with them. So assume that A is a maximal antichain of complete conditions and
let N be a rich enough countable elementary submodel with A N. We claim
A = A N, so A is countable. For this we have to show that A N is a maximal
antichain. Let p be any complete condition. By elementarity there is r N A
which extends p N. By Lemma 3.2 there is a common extension of p and r. This
proves the statement we claimed.
We remark that the above result, as it involves ccc forcing iteration, can be
easily generalised to cardinals of the form λ+ for some λ satisfying λλ = λ, as
Mekler does in Theorem 8 of [9]. Therefore the theory of random graphs is amenable
in the sense of Definition 3.1.
3.2. Triangle-free Graphs. Having established that the theory of graphs
is amenable the next natural question to ask to what extent the amalgamation
condition (∗) was necessary for this conclusion. A very good example to consider
is that of the model completion of the theory of triangle-free graphs. In the sense
of model-theoretic complexity, this theory provides a prototypical example of a
non-simple ’simple enough’ theory, but also because this theory fails the a.c (∗).
Example 3.5. Let Cl be a graph consisting of the edge (cl, cl+1/mod3), for l 3,
let A = C0 and B = C1. These structures satisfy the premises of the condition a.c
(∗) but any graph extending C0, C1 and C2 contains the triangle {c0, c1, c2}.
Therefore methods of [9] do not apply to triangle-free graphs. zamonja and
Shelah proved in [3] that the theory of the model completion of triangle-free graphs
is nevertheless amenable. We explain the main ideas of this proof.
Let us first concentrate on ℵ1. In the final extension we shall have 2ℵ0 = 2ℵ1 =
ℵ3 and the universality number of the class of the triangle free graphs of size ℵ1
will be ℵ2. The values ℵ2 and ℵ3 are rather flexible, but we concentrate on these
for concreteness. We consider the class K all finite triangle-free graphs G whose
universe is a subset of ω1 and that have the property that for every non-zero limit
δ ω1, G δ is a ‘reflection’ of G in the sense that for every pair a0, a1 G δ,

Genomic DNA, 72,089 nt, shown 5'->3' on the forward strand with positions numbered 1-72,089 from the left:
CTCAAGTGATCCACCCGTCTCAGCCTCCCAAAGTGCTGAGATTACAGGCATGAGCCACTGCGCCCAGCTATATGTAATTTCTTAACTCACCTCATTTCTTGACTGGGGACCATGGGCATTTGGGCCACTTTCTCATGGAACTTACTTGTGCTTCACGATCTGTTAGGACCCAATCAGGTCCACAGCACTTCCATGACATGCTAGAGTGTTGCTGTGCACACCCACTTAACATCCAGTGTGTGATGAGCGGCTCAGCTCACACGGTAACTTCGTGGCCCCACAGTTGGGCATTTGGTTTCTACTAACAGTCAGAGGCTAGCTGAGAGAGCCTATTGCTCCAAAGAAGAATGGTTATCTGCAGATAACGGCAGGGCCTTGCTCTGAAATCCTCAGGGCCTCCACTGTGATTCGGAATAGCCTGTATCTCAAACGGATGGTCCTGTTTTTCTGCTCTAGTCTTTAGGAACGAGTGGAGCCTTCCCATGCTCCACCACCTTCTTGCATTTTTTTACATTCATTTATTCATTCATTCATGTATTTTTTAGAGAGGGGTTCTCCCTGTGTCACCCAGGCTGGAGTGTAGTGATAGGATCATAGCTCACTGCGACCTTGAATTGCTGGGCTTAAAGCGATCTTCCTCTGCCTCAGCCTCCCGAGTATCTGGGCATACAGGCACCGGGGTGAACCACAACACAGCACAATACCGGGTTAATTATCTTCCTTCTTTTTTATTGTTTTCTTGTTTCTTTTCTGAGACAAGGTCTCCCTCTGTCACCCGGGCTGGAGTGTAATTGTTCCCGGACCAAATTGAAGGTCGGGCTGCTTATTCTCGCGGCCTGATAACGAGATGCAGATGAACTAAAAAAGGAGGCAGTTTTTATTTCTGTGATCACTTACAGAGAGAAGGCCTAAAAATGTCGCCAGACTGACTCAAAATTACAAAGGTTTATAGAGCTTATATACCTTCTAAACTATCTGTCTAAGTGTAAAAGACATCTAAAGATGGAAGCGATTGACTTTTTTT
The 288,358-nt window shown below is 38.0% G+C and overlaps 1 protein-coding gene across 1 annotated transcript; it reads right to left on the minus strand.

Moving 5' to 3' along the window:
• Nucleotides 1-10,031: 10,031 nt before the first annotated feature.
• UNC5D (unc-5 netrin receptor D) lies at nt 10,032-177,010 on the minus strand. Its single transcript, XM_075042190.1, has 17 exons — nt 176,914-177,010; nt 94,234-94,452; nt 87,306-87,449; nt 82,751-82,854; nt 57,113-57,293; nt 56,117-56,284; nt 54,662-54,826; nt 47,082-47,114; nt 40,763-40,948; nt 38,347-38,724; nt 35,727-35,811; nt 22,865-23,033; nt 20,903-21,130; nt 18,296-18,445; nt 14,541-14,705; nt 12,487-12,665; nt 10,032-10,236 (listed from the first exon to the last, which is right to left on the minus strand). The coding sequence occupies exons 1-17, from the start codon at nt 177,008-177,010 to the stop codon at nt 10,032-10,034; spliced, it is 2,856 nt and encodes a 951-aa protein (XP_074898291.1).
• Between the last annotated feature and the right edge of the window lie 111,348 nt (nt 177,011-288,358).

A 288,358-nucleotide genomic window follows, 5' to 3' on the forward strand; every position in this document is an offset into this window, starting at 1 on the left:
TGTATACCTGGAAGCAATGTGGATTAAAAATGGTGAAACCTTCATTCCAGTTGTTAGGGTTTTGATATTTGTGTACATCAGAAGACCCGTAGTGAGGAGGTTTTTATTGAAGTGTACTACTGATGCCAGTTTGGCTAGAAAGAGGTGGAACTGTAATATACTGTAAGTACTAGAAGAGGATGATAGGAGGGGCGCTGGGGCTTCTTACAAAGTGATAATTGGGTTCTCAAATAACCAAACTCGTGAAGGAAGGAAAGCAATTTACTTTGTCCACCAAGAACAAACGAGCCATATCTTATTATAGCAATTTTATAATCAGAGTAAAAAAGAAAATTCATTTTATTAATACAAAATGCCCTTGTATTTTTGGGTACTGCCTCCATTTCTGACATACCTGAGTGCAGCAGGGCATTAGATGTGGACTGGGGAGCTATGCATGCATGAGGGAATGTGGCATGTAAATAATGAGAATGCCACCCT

if there is c with alRc for l 2, then there is such c in G δ. We can order
this class by the relation of being an induced subgraph. Let us call this partially
ordered class the approximation family. A petition on the approximation family is
a directed subset of it of size ℵ1. Notice that if we are given a petition Γ then its
union is a graph of size ℵ1, and by directedness, this graph is triangle-free. We
call this graph MΓ. Notice that by reenumerating, every triangle free graph of
size ℵ1 is isomorphic to one whose family of finite subgraphs forms a petition on
the approximation family. We shall be interested in quorumed petitions, which are
those petitions that contain an isomorphic copy of every finite triangle-free graph
on ω1 through an isomorphism which moves every ordinal α to an ordinal β of
finite distance with α. The existence of such quorumed petitions is not something
we prove in ZFC, but we force them.
Let us now describe the forcing. We start with a model of GCH an in it
we denote by T the tree
ω1. We first add ℵ3 many Cohen subsets of ω1 by
countable conditions. Notice that this introduces ℵ3 many branches to T . Call
the resulting universe V . We follow this with an iteration Pα,
: α ω2 in
which each step
is itself an iteration of ω3 steps, of ccc forcing, which we shall
call a block. In each block we shall have a preliminary forcing and an iteration of
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